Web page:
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Carol Burnett was one of the most popular and honored entertainers of her era — a gifted comedienne who was arguably best known for her classic television variety series, she also enjoyed success on record, on the stage, and on the big screen. Born in San Antonio, TX, on April 26, 1933, Burnett was raised primarily by her grandmother in Los Angeles, later studying theater arts and English at UCLA. Summer stock work followed before she relocated to New York City, where she first attracted attention on the local club circuit; she soon became a frequent guest on TV variety programs, typically singing her rock & roll parody "I Made a Fool of Myself Over John Foster Dulles." After co-starring in the short-lived 1956 sitcom Stanley, Burnett finally won her breakthrough role in 1959 in the off-Broadway musical hit Once Upon a Mattress; the show's success earned her a regular gig on TV's The Garry Moore Show, where she remained for three seasons and earned the first of countless Emmy awards.
In 1962, Burnett teamed with Julie Andrews for the smash television special Julie and Carol at Carnegie Hall; a year later, she made her feature film debut in Who's Been Sleeping in My Bed? Despite Burnett's initial success, she frequently faced difficulty finding projects that properly showcased her considerable talents — a long-term contract with the CBS network consistently failed to yield a workable premise, and so she was out of the spotlight for some time until co-starring in the 1965 Broadway musical Fade Out - Fade In. Finally, in 1967 — the same year she issued the LP Sings — a desperate CBS green-lighted The Carol Burnett Show, a sketch-comedy/musical variety series that also included cast members like Tim Conway and Harvey Korman; the show was an unprecedented commercial and critical favorite, winning 22 Emmys and remaining one of the highest-rated shows on the air until its final broadcast in 1978.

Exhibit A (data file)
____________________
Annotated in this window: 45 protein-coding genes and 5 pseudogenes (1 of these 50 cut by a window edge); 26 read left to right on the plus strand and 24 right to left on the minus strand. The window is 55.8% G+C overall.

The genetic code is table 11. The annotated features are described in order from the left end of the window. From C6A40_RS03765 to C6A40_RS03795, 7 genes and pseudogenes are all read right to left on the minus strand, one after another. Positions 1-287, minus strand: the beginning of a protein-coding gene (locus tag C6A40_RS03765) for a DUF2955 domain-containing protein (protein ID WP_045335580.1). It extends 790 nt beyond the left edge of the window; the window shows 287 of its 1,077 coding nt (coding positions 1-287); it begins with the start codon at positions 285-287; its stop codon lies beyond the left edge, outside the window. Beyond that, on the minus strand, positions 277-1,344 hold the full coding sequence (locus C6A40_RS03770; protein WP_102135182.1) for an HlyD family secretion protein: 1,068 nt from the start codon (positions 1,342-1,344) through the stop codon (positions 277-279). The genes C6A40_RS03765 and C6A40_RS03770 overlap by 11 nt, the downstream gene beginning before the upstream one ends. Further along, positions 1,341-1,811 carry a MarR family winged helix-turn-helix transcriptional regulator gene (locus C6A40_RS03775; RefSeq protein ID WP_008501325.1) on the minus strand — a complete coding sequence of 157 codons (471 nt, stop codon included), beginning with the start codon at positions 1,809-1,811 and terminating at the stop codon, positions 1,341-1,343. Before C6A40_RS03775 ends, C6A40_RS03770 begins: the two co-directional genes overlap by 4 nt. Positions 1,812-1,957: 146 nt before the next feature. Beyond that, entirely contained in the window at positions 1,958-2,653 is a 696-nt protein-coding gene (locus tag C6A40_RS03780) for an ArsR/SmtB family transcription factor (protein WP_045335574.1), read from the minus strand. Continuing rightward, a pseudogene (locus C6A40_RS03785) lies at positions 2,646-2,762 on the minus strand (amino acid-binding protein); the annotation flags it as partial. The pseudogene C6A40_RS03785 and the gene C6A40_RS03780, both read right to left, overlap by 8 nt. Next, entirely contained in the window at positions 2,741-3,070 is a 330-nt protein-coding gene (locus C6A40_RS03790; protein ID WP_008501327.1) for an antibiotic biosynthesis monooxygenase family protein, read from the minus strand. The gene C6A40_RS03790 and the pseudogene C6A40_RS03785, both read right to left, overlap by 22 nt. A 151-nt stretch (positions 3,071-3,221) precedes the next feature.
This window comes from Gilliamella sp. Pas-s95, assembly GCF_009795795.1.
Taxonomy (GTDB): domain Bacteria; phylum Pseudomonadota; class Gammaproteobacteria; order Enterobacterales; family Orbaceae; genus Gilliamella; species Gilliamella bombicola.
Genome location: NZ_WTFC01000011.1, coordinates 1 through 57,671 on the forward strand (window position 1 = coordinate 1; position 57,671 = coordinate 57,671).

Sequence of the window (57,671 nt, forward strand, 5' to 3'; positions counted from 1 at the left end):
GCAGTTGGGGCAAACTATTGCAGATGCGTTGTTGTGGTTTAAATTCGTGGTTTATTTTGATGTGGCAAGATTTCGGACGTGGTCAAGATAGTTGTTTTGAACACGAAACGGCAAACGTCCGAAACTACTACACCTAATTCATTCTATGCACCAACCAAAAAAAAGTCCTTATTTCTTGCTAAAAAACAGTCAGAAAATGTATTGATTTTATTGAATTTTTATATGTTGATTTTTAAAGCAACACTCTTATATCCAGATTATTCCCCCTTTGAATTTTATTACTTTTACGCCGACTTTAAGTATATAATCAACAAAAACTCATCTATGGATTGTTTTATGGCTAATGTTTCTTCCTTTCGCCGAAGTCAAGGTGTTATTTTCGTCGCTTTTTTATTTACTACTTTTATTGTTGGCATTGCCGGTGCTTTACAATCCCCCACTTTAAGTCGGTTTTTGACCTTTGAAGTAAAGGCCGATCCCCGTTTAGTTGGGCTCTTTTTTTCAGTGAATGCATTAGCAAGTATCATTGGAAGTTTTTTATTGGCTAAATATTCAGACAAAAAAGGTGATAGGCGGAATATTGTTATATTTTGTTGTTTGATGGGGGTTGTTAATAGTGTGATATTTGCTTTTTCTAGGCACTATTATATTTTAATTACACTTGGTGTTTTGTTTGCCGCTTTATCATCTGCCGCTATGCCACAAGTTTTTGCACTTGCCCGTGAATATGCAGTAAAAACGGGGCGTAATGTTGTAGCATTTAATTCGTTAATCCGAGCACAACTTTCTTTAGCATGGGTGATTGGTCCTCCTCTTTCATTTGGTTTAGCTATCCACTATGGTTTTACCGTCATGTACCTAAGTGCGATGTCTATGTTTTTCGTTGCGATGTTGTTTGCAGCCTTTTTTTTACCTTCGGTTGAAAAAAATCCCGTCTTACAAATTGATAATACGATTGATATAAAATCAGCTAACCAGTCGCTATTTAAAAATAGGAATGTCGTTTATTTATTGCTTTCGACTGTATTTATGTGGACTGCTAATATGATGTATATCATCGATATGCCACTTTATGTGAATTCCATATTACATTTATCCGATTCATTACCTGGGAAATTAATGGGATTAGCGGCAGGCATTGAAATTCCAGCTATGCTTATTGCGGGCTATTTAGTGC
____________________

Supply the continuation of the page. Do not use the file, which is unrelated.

In the meantime, Burnett reunited with Andrews for a Lincoln Center performance in 1971 — it was finally released commercially in 1989, the same year the duo made its next joint appearance at Los Angeles' Pantages Theater — and the following year she returned to the big screen with Pete 'n' Tillie. Appearances in 1974's The Front Page and 1978's A Wedding followed, but Burnett's film career never hit the same heights as her TV work, and despite the success of movies like 1981's The Four Seasons and 1982's musical adaptation Annie, from the mid-'80s onward she primarily focused on television and the stage, appearing in a series of TV movies as well as theatrical productions including the 1985 Stephen Sondheim tribute Follies in Concert. Burnett returned to the variety show format with 1990's Carol and Company, which failed to repeat the popularity of its predecessor and was quickly canceled.